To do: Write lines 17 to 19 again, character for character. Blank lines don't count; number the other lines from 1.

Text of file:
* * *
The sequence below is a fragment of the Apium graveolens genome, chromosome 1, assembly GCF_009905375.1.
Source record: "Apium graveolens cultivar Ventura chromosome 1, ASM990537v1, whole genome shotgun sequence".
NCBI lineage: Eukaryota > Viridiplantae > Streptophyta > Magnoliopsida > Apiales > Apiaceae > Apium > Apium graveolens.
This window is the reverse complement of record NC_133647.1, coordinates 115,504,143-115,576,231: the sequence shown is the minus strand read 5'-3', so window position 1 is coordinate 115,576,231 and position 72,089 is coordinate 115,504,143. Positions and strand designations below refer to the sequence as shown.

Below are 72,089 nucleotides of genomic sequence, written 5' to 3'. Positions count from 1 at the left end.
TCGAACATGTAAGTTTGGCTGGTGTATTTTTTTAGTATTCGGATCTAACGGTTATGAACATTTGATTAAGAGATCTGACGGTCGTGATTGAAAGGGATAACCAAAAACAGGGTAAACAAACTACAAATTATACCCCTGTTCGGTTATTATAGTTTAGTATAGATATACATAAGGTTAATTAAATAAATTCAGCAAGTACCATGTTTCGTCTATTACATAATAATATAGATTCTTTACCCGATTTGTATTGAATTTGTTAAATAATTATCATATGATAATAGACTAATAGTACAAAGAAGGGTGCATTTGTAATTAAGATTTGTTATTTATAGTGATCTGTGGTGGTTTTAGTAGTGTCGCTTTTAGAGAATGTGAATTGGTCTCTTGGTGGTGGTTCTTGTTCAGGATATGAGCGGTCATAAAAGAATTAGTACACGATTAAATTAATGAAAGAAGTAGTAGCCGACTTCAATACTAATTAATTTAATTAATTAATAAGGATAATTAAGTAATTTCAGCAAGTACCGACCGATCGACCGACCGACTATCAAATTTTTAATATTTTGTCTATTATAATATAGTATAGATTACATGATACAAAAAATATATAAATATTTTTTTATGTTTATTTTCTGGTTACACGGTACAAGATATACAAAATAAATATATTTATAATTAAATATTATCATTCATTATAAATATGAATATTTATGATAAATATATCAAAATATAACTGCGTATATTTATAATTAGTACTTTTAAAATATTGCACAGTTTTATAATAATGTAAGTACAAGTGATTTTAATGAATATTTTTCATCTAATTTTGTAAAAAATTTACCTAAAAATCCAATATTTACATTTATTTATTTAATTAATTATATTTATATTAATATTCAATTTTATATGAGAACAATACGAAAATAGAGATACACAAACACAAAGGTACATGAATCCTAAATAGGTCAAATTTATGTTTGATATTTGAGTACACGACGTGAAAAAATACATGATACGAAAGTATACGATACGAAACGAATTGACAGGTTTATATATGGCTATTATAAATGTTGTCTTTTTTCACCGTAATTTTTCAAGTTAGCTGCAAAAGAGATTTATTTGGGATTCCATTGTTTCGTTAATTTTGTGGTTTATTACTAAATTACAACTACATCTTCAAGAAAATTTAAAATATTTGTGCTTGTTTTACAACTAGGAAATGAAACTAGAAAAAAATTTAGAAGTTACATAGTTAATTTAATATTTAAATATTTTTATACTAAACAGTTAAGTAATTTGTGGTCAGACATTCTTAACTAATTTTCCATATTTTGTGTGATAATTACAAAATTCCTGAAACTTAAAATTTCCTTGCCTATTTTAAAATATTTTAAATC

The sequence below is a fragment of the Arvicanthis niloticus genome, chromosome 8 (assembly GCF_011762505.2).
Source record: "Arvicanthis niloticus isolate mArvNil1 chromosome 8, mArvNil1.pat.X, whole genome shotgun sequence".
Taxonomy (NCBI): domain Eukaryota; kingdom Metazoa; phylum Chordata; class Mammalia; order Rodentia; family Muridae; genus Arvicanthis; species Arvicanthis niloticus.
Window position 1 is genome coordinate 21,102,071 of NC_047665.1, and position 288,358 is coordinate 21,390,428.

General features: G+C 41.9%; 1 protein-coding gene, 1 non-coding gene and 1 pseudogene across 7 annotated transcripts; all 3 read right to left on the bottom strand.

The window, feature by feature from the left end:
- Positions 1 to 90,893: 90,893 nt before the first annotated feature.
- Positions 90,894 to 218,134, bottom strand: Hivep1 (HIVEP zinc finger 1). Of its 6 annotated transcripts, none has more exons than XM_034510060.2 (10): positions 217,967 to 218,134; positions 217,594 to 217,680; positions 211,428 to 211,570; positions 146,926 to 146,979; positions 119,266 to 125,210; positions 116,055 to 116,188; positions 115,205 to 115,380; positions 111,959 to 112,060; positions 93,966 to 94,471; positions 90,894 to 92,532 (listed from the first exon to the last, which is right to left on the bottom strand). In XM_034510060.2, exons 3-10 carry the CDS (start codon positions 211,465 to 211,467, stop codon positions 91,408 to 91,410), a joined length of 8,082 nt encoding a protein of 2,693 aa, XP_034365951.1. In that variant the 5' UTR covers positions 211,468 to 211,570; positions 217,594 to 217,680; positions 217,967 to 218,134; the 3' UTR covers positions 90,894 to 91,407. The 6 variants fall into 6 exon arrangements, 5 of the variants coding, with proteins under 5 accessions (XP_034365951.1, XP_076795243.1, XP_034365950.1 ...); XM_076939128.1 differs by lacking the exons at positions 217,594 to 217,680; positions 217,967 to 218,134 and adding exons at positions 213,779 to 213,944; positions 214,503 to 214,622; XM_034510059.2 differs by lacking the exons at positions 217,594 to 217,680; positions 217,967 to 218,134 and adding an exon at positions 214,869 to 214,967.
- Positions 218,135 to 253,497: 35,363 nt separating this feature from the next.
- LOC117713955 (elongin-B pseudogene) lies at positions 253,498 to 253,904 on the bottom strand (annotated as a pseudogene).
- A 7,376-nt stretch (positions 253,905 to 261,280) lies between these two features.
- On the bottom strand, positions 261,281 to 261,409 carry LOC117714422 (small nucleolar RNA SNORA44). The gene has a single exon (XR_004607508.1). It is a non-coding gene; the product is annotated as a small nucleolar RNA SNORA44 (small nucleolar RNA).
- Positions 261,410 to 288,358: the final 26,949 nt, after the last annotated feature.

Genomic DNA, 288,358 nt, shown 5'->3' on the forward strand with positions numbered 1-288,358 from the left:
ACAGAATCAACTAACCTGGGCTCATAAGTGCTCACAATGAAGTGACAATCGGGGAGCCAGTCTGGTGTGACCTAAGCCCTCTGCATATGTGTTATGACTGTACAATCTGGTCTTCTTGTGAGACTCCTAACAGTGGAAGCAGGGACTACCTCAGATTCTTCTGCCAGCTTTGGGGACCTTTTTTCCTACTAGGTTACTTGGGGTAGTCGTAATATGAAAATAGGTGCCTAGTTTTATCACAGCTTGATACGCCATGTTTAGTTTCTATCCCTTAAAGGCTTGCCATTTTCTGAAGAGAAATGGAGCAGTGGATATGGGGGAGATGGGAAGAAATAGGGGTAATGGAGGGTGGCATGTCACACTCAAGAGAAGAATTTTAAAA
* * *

- A 7,376-nt stretch (positions 253,905 to 261,280) lies between these two features.
- On the bottom strand, positions 261,281 to 261,409 carry LOC117714422 (small nucleolar RNA SNORA44). The gene has a single exon (XR_004607508.1). It is a non-coding gene; the product is annotated as a small nucleolar RNA SNORA44 (small nucleolar RNA).
- Positions 261,410 to 288,358: the final 26,949 nt, after the last annotated feature.